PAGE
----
On Being Happy

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We glorify the Lord by choosing to accept and endure the suffering in His name. In imitating Jesus, we offer up our pain and humility in suffering as He has done on the cross. But we also glorify the Lord by enjoying and thriving in the happiness that He gives. Just as pain is something to be accepted first in order to be endured and offered, one must accept happiness. One must choose to be happy. Happiness is not something one must strive for. It cannot be a goal to achieve. Happiness is already here. Happiness exists in everyone’s heart.

In being happy, we feel the thriving sensation, wellness of the soul, and experience the state of union with God. True happiness is only possible through true love one has for God. As a member of His family, we are naturally happy sons and daughters in the kingdom of Christ. Happiness of Jesus is felt in every soul of His people just as the suffering of Jesus is felt in every heart.

For some, it is easier to accept pain than happiness and love. Those who have lived their lives in the near-absence of happiness and love are habitually drawn back to the darkness of pain, anxiety, trauma, depression, fear, and anger. But it is important to note that we are entitled to enjoy life for it is a gift God gives to all his beloved children. When suffering is endured and unshakable joy is born out of the womb of our loving God, life lived in that state of happiness makes a great offering to God. One glorifies God by acknowledging that the source of his happiness is God, and by humbly receiving the gift.

Below is a great excerpt from the book “Talking with God” by François Fénelon. His simple yet beautiful writing puts happiness in the right perspective. Happiness is easy to be mistaken. Love is easy to be deceived. Pain is easy to be manipulated. One shall constantly seek for the spirit of discernment that the devil may not steal the gift that God has given us. God is giving us abundantly even now. Every morning is a blessing. Every person carries the goodness and the mercy of God. Every breath is a gift, and every life is eternal. Peace is deeply planted, happiness is pouring down, and love is blooming.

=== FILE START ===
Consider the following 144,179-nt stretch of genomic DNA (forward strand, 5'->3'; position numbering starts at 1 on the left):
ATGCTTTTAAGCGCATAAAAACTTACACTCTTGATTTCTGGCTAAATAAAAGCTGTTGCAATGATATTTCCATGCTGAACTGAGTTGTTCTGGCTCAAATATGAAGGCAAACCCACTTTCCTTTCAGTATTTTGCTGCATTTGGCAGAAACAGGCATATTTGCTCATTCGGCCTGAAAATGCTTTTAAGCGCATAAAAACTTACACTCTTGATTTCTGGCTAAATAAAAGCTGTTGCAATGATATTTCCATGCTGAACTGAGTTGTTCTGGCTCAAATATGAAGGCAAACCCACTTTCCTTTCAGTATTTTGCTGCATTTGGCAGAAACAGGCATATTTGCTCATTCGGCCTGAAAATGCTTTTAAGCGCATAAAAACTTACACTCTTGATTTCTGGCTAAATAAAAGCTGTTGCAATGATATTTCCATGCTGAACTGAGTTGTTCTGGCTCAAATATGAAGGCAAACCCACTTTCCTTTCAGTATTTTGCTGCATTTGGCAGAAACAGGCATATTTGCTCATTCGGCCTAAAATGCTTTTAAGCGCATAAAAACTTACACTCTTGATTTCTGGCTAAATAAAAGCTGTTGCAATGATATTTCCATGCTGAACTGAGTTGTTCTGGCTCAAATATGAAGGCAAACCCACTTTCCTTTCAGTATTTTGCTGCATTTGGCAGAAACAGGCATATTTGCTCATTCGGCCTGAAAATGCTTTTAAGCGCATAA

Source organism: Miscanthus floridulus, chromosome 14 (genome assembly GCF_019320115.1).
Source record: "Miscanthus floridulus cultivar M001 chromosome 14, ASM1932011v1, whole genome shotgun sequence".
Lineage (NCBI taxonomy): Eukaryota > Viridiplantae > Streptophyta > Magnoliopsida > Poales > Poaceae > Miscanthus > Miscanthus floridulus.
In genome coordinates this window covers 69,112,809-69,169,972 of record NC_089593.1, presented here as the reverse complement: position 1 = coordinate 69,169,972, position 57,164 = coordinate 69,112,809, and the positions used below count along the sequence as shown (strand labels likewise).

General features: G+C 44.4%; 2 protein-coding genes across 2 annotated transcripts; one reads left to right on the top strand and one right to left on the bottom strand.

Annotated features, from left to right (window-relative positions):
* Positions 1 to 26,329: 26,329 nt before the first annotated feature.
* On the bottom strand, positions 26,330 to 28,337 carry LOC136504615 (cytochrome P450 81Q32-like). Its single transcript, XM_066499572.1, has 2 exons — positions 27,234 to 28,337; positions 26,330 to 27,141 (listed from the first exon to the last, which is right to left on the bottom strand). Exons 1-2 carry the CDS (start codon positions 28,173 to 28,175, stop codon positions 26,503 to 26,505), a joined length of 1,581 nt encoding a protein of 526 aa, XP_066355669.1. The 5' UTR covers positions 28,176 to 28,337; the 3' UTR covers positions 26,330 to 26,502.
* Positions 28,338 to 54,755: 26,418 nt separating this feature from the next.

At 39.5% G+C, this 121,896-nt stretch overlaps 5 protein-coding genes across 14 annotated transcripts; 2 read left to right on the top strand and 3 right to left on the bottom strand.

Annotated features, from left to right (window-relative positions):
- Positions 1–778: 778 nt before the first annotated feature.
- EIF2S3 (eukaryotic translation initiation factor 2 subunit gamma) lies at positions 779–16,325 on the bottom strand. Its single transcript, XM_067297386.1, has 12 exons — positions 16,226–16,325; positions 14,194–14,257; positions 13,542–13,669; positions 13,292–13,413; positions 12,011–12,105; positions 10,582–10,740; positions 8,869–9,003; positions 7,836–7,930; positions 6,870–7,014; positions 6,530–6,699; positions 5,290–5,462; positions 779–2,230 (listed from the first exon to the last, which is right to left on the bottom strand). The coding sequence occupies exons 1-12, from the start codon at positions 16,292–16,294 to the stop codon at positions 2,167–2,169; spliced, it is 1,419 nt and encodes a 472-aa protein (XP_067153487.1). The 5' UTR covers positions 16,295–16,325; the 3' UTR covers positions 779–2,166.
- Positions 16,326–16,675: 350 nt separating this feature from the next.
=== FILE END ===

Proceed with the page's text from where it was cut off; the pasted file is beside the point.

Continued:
Have faith and be at peace. Only love at any cost.

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The Lord has made all things for himself, says the Scripture. Everything belongs to him, and he will never release his right to anything. Free and intelligent creatures are as much his as are those which are otherwise. He directs every unintelligent thing totally and absolutely to himself, and he desires that his intelligent creatures should voluntarily make the same disposition of themselves. It is true that he desires our happiness, but there is neither the chief end of his work, nor an end to be compared with that of his glory. It is subordinate consideration which he assigns to the final and essential end of his glory.

In order that we may align ourselves with his purpose in this respect, we must prefer God before ourselves, and we must seek to will our own happiness for his glory. In any other case, we invert the order of things. We must not desire his glory on account of our own salvation, but on the other hand, we should see that out own happiness is a thing which he has been pleased to make a part of his glory. It is true that all holy souls are not capable of exercising this explicit preference for God over themselves, but there must be at least an implicit preference.

We human beings have a great distaste for this truth, and consider it to be a very hard saying, because we are lovers of self. We understand, in a general and superficial way, that we must love God more than all his creatures, but we have no conception of loving God more than ourselves, and loving ourselves only for him. We can utter these great words without difficulty, because we do not fully comprehend their meaning, but we shudder when it is explained to us that God and his glory are to be preferred before ourselves and everything else to such a degree that we must love his glory more than our own happiness, and must refer our happiness to his glory as merely a means to an end.

– Taken from the book Talking with God by François Fénelon

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